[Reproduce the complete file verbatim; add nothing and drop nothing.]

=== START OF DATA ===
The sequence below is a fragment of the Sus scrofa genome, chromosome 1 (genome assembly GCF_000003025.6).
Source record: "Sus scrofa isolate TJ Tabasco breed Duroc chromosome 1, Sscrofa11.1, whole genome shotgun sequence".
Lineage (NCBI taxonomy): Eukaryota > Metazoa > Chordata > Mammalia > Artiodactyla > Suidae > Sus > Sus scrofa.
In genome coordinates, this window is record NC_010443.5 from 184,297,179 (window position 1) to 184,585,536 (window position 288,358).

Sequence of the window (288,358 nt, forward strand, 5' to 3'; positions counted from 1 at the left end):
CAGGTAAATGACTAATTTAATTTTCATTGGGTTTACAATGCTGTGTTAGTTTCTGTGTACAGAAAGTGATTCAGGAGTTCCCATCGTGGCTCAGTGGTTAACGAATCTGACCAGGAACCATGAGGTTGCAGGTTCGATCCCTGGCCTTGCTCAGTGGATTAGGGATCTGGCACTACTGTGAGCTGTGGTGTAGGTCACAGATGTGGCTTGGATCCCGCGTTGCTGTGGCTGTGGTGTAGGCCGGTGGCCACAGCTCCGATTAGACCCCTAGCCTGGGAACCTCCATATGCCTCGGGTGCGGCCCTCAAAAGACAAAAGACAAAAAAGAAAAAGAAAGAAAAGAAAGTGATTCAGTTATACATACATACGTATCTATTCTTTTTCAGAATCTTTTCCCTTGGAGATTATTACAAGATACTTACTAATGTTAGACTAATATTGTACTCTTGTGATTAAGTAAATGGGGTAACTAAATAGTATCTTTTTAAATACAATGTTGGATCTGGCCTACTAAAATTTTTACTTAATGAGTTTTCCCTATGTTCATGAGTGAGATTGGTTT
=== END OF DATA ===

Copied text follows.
The sequence below is a fragment of the Sus scrofa genome, chromosome 1 (genome assembly GCF_000003025.6).
Source record: "Sus scrofa isolate TJ Tabasco breed Duroc chromosome 1, Sscrofa11.1, whole genome shotgun sequence".
Lineage (NCBI taxonomy): Eukaryota > Metazoa > Chordata > Mammalia > Artiodactyla > Suidae > Sus > Sus scrofa.
In genome coordinates, this window is record NC_010443.5 from 184,297,179 (window position 1) to 184,585,536 (window position 288,358).

Sequence of the window (288,358 nt, forward strand, 5' to 3'; positions counted from 1 at the left end):
CAGGTAAATGACTAATTTAATTTTCATTGGGTTTACAATGCTGTGTTAGTTTCTGTGTACAGAAAGTGATTCAGGAGTTCCCATCGTGGCTCAGTGGTTAACGAATCTGACCAGGAACCATGAGGTTGCAGGTTCGATCCCTGGCCTTGCTCAGTGGATTAGGGATCTGGCACTACTGTGAGCTGTGGTGTAGGTCACAGATGTGGCTTGGATCCCGCGTTGCTGTGGCTGTGGTGTAGGCCGGTGGCCACAGCTCCGATTAGACCCCTAGCCTGGGAACCTCCATATGCCTCGGGTGCGGCCCTCAAAAGACAAAAGACAAAAAAGAAAAAGAAAGAAAAGAAAGTGATTCAGTTATACATACATACGTATCTATTCTTTTTCAGAATCTTTTCCCTTGGAGATTATTACAAGATACTTACTAATGTTAGACTAATATTGTACTCTTGTGATTAAGTAAATGGGGTAACTAAATAGTATCTTTTTAAATACAATGTTGGATCTGGCCTACTAAAATTTTTACTTAATGAGTTTTCCCTATGTTCATGAGTGAGATTGGTTT